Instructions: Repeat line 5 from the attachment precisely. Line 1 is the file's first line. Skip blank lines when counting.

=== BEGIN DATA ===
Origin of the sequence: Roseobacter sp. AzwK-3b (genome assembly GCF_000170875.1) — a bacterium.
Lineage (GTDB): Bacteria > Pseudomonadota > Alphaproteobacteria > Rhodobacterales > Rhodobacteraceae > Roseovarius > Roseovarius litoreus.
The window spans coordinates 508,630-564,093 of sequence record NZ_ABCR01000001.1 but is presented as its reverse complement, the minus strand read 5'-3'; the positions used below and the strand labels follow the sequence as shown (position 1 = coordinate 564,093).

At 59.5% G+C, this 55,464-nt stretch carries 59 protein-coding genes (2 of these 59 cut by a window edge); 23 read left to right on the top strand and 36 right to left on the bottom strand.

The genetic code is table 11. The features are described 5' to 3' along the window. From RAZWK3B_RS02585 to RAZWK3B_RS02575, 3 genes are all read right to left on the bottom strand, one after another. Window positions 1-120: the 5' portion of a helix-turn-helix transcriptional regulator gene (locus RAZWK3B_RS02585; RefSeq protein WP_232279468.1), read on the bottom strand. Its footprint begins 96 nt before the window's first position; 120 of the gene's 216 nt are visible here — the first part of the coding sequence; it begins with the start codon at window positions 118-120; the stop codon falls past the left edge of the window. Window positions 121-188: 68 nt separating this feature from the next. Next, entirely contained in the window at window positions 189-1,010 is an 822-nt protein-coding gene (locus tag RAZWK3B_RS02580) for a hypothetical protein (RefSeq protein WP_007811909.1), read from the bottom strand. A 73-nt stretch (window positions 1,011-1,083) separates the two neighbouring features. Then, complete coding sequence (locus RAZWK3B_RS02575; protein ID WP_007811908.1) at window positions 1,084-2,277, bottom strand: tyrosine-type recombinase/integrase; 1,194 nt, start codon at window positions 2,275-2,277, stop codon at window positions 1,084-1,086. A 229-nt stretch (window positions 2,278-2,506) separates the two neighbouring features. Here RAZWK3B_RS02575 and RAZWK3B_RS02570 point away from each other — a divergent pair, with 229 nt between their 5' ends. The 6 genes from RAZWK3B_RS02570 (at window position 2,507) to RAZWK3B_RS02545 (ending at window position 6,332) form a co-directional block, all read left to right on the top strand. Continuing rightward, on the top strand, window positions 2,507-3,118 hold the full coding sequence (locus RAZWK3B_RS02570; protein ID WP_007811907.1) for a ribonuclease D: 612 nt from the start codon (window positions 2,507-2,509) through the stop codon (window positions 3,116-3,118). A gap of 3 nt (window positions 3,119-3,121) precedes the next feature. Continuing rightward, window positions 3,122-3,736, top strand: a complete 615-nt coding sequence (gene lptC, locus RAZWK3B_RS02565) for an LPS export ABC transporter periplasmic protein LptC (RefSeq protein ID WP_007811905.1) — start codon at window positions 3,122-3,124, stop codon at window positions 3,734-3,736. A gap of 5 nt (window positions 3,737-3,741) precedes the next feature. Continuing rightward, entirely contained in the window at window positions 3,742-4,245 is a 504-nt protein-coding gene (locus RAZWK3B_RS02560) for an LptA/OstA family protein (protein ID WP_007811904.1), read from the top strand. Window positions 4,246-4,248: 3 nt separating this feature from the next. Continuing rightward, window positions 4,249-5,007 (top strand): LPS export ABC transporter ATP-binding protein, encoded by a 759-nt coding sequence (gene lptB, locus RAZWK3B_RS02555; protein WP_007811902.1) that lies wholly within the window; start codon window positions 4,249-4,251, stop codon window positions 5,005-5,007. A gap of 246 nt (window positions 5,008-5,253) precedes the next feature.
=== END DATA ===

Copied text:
The genetic code is table 11. The features are described 5' to 3' along the window. From RAZWK3B_RS02585 to RAZWK3B_RS02575, 3 genes are all read right to left on the bottom strand, one after another. Window positions 1-120: the 5' portion of a helix-turn-helix transcriptional regulator gene (locus RAZWK3B_RS02585; RefSeq protein WP_232279468.1), read on the bottom strand. Its footprint begins 96 nt before the window's first position; 120 of the gene's 216 nt are visible here — the first part of the coding sequence; it begins with the start codon at window positions 118-120; the stop codon falls past the left edge of the window. Window positions 121-188: 68 nt separating this feature from the next. Next, entirely contained in the window at window positions 189-1,010 is an 822-nt protein-coding gene (locus tag RAZWK3B_RS02580) for a hypothetical protein (RefSeq protein WP_007811909.1), read from the bottom strand. A 73-nt stretch (window positions 1,011-1,083) separates the two neighbouring features. Then, complete coding sequence (locus RAZWK3B_RS02575; protein ID WP_007811908.1) at window positions 1,084-2,277, bottom strand: tyrosine-type recombinase/integrase; 1,194 nt, start codon at window positions 2,275-2,277, stop codon at window positions 1,084-1,086. A 229-nt stretch (window positions 2,278-2,506) separates the two neighbouring features. Here RAZWK3B_RS02575 and RAZWK3B_RS02570 point away from each other — a divergent pair, with 229 nt between their 5' ends. The 6 genes from RAZWK3B_RS02570 (at window position 2,507) to RAZWK3B_RS02545 (ending at window position 6,332) form a co-directional block, all read left to right on the top strand. Continuing rightward, on the top strand, window positions 2,507-3,118 hold the full coding sequence (locus RAZWK3B_RS02570; protein ID WP_007811907.1) for a ribonuclease D: 612 nt from the start codon (window positions 2,507-2,509) through the stop codon (window positions 3,116-3,118). A gap of 3 nt (window positions 3,119-3,121) precedes the next feature. Continuing rightward, window positions 3,122-3,736, top strand: a complete 615-nt coding sequence (gene lptC, locus RAZWK3B_RS02565) for an LPS export ABC transporter periplasmic protein LptC (RefSeq protein ID WP_007811905.1) — start codon at window positions 3,122-3,124, stop codon at window positions 3,734-3,736. A gap of 5 nt (window positions 3,737-3,741) precedes the next feature. Continuing rightward, entirely contained in the window at window positions 3,742-4,245 is a 504-nt protein-coding gene (locus RAZWK3B_RS02560) for an LptA/OstA family protein (protein ID WP_007811904.1), read from the top strand. Window positions 4,246-4,248: 3 nt separating this feature from the next. Continuing rightward, window positions 4,249-5,007 (top strand): LPS export ABC transporter ATP-binding protein, encoded by a 759-nt coding sequence (gene lptB, locus RAZWK3B_RS02555; protein WP_007811902.1) that lies wholly within the window; start codon window positions 4,249-4,251, stop codon window positions 5,005-5,007. A gap of 246 nt (window positions 5,008-5,253) precedes the next feature.